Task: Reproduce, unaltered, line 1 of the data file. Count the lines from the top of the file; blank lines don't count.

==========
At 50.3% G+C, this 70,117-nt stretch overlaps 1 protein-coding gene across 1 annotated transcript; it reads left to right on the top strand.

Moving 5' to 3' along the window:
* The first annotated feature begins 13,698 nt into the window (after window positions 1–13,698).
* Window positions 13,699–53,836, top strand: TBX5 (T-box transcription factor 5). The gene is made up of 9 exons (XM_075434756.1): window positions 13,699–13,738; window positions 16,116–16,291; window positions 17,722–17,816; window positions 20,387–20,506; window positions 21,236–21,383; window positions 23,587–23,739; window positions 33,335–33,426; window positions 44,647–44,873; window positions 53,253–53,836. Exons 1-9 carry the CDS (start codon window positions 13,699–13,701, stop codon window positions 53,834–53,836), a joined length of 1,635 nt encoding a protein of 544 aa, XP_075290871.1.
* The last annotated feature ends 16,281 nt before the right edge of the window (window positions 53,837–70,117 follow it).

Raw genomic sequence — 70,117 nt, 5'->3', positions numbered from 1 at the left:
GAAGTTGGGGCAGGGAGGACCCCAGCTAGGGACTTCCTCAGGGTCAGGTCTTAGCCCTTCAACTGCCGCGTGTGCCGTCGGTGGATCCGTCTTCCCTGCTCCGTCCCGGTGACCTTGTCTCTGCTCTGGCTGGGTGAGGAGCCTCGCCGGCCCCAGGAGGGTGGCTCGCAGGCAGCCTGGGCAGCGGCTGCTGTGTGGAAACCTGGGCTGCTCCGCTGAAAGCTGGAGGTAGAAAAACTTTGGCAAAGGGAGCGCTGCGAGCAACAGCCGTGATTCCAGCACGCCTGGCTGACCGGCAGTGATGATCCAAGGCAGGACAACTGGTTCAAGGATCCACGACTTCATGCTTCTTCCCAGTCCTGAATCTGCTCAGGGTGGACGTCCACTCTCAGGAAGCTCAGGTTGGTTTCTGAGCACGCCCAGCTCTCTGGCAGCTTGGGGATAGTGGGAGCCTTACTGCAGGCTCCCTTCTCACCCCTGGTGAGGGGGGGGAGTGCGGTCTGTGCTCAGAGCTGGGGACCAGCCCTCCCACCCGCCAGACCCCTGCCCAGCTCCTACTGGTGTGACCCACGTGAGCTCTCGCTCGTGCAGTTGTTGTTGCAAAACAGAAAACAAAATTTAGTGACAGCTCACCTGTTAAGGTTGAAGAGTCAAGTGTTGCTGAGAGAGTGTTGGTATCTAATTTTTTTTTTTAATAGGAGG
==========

At 50.3% G+C, this 70,117-nt stretch overlaps 1 protein-coding gene across 1 annotated transcript; it reads left to right on the top strand.